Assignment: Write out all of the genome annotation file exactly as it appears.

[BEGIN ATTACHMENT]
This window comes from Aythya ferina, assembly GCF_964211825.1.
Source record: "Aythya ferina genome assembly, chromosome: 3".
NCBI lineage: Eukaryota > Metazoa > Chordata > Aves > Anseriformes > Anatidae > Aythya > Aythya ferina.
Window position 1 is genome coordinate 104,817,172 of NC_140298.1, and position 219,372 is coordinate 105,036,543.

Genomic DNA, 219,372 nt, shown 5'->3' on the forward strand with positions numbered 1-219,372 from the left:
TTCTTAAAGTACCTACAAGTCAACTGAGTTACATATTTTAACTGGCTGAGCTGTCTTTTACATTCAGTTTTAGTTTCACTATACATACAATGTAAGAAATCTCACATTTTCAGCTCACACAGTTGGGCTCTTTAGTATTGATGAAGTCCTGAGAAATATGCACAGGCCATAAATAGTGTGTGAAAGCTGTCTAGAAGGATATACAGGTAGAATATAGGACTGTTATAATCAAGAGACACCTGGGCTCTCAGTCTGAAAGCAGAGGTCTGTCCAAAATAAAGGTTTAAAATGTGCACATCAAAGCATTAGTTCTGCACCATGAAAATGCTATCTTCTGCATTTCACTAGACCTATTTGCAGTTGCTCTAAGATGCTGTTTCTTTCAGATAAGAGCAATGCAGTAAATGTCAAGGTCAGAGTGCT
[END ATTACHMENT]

This window comes from Aythya ferina, assembly GCF_964211825.1.
Source record: "Aythya ferina genome assembly, chromosome: 3".
NCBI lineage: Eukaryota > Metazoa > Chordata > Aves > Anseriformes > Anatidae > Aythya > Aythya ferina.
Window position 1 is genome coordinate 104,817,172 of NC_140298.1, and position 219,372 is coordinate 105,036,543.

Genomic DNA, 219,372 nt, shown 5'->3' on the forward strand with positions numbered 1-219,372 from the left:
TTCTTAAAGTACCTACAAGTCAACTGAGTTACATATTTTAACTGGCTGAGCTGTCTTTTACATTCAGTTTTAGTTTCACTATACATACAATGTAAGAAATCTCACATTTTCAGCTCACACAGTTGGGCTCTTTAGTATTGATGAAGTCCTGAGAAATATGCACAGGCCATAAATAGTGTGTGAAAGCTGTCTAGAAGGATATACAGGTAGAATATAGGACTGTTATAATCAAGAGACACCTGGGCTCTCAGTCTGAAAGCAGAGGTCTGTCCAAAATAAAGGTTTAAAATGTGCACATCAAAGCATTAGTTCTGCACCATGAAAATGCTATCTTCTGCATTTCACTAGACCTATTTGCAGTTGCTCTAAGATGCTGTTTCTTTCAGATAAGAGCAATGCAGTAAATGTCAAGGTCAGAGTGCT